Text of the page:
A is for AccomplishmentEARLY Sunday morning, Travis, my dad, and I abandoned the comfort of our beds and stumbled bleary-eyed out to the car. (As if waking in order to leave the timeshare by 4:00 wasn't bad enough, the fire alarm had gone off in our building at 2:30am, mandating our pajama-clad evacuation, after which we huddled together in the cool of the night for about half an hour before allowed to return to our unit.) We arrived at the trail head for Mt. Quandary as the sun was coming up, and began the 5.9 mile round trip hike to the summit and back. This was my second 14er, Travis' 21st, and my dad's first. As we began hiking through the trees, we had no idea of the EPIC JOURNEY the day would hold for us. It was a LONG day. It was an arduous hike that took its toll on all of us, especially my 69 year-old dad. We encountered sun, wind, hail, and rain during the 11 hours we spent on the mountain that day. We felt our hearts pounding in our chests, our lungs gasping the thin air, our knees protesting the pounding of coming down all those rocks. But WE MADE IT to the summit and back down to the car. And we did it TOGETHER. And that is an ACCOMPLISHMENT, achieved with the two men I love most, that I will remember always.
|at the summit of Mt. Quandary|
B is for Baby & Boulder & BusAfter we parted ways with my parents in Vail, we got to spend a few days of quality time near Denver with friends Rachel & Eric and their baby, Ty. On the day Travis & Eric climbed Mt. Princeton, Rachel and I took a trip to Boulder to visit the their farmer's market. Ty gets fussy during long car rides, but singing calms him down. Enter: a long, strange rendition of "The Wheels on the Bus." Rachel and I sang a reprise on the way home from church the next day, causing Eric to exclaim, "What kind of bus is this?!" The kind that provides an outlet for my litany of animal noises. Among other things, the bus had doggies, kitties, cows, chickens, and monkeys. Lots of monkeys. :)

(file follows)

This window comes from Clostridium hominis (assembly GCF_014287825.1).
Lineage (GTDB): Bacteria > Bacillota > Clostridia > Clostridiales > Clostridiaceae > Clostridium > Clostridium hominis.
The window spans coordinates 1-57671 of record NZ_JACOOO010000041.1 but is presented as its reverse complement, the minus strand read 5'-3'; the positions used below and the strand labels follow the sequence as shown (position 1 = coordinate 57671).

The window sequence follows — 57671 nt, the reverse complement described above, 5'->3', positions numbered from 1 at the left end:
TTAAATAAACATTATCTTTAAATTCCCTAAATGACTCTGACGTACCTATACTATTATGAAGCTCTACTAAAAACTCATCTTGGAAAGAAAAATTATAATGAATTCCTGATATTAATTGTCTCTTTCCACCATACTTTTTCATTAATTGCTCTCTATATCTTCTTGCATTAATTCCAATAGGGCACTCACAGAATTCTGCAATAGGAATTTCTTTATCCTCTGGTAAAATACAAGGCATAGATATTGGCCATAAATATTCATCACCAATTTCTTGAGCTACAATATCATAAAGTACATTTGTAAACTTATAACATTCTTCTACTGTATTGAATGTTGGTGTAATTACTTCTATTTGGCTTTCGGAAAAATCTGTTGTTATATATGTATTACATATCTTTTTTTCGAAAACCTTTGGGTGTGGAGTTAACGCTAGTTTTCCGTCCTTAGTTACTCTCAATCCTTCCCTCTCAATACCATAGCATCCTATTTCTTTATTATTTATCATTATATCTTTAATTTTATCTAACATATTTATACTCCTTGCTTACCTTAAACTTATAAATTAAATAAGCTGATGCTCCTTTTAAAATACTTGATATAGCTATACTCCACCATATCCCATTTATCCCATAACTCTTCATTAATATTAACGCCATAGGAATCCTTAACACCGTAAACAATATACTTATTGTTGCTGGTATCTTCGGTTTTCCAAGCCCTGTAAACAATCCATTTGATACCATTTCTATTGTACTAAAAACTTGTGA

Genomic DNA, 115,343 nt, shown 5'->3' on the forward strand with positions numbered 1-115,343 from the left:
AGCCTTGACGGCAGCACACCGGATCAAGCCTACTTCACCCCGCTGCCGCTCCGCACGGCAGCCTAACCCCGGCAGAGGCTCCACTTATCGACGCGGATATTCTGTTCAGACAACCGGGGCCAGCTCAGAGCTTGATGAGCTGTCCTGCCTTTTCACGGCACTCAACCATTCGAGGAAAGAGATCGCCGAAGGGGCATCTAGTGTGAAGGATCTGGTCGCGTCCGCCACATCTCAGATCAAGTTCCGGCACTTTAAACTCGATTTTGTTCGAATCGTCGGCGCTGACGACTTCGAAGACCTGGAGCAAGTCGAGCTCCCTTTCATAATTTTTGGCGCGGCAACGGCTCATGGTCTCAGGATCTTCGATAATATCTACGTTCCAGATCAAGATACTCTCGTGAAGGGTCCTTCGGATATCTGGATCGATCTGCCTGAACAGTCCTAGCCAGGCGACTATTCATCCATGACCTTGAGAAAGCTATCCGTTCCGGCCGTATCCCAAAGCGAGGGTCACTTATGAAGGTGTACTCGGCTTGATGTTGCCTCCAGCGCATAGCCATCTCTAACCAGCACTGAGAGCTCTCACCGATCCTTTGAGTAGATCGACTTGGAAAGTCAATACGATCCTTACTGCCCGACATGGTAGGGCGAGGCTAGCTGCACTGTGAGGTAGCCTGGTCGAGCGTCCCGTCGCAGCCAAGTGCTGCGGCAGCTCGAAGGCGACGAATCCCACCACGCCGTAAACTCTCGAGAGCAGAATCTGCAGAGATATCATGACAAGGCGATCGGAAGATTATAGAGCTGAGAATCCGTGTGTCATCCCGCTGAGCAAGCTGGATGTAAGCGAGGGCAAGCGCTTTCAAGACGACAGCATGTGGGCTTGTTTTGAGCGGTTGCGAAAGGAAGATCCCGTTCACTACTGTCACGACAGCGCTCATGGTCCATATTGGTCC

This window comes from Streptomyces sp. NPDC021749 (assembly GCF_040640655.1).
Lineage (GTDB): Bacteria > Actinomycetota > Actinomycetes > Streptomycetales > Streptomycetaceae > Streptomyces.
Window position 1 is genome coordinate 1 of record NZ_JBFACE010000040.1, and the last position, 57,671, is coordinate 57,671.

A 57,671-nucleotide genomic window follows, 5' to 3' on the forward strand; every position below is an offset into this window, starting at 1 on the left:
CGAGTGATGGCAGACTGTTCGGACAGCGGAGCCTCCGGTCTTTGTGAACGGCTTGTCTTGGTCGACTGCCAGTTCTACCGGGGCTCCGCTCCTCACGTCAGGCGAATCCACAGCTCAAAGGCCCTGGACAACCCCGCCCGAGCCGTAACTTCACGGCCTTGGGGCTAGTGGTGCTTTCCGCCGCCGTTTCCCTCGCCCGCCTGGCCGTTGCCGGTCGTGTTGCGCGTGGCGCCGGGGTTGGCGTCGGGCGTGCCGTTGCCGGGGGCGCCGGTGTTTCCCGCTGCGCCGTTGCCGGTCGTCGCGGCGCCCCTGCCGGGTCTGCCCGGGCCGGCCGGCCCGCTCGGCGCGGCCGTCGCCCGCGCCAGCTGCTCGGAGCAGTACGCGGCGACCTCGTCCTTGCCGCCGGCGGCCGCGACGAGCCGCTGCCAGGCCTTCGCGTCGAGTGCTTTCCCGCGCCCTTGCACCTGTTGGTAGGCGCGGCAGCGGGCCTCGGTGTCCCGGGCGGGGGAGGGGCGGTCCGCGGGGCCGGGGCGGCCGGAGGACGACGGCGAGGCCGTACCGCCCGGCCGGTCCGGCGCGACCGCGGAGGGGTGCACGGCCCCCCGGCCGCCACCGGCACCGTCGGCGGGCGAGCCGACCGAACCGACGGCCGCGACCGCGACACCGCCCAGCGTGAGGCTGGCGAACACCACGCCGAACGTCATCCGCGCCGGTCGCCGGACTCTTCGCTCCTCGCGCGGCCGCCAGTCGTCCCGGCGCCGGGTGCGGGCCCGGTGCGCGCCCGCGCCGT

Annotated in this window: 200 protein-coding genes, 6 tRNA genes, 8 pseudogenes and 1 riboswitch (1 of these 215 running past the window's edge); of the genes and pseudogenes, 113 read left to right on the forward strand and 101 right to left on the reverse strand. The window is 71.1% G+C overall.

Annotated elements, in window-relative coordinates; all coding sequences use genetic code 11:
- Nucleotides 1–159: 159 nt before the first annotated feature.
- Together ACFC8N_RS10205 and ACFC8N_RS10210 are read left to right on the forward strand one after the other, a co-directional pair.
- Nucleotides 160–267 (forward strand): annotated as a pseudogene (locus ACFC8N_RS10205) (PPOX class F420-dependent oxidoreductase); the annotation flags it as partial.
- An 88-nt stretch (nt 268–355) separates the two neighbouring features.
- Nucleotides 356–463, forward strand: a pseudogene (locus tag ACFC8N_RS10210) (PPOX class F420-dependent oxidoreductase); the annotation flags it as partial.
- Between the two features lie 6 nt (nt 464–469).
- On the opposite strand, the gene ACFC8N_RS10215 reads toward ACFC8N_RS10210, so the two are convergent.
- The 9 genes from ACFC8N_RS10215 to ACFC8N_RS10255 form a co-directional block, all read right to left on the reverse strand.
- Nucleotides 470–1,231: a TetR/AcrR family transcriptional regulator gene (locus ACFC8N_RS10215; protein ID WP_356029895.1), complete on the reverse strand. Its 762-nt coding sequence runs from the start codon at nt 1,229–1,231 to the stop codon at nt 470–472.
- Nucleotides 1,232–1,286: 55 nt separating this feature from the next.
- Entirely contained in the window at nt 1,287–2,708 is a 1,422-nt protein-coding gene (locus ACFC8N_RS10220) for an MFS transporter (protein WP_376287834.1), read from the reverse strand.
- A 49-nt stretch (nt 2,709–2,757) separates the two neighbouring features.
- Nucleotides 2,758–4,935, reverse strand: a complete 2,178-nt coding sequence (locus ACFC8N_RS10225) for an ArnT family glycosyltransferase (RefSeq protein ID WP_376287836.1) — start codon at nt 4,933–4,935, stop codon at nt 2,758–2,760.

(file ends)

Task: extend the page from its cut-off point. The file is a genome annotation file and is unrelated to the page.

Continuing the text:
C is for CairnIn July 2009 I hiked my first fourteener, Mt. Evans, with Travis by my side. I added a word to my vocabulary that day: cairn. Do you know what a cairn is? A cairn is "a mound of stones piled up as a memorial or to mark a boundary or path." I learned that cairns are essential to finding your way on the mountain, to following the trail you are meant to take. Because the Rocky Mountains are indeed very rocky, a pile of stones off in the distance doesn't necessarily stand out when you scan the horizon. Sometimes you have to really look for them. Likewise, the trail ahead isn't always clear. Hiking Evans, I turned finding cairns into a bit of a game. It was a simple game that consisted of: hike along, and when you find the next cairn, yell "CAIRN!" Really. That's it. But there's something about it that I find amusing and engaging; I become like a kid, excited at finding each successive item in one of those "hidden picture" activities in magazines for kids. (Anybody else out there grow up with Highlights?) So when we hiked Quandary & Sherman on this trip, I played my game. I searched for the cairns, and loudly announced my discoveries. When you've left the trail head behind, but you're still a long way from the summit, focusing on the peak is discouraging (at least to me); focusing instead on reaching the next cairn, and then the next, and then the next, is much less daunting. Each cairn is an indication of where to go, and as you look back, proof that you've made progress, even if it doesn't seem like it. There are a lot of parallels between hiking a trail to the summit, and life. Cairns are important to the journey.
|Travis and I with a cairn and the view--OH, the VIEW!--at the summit of Mt. Sherman|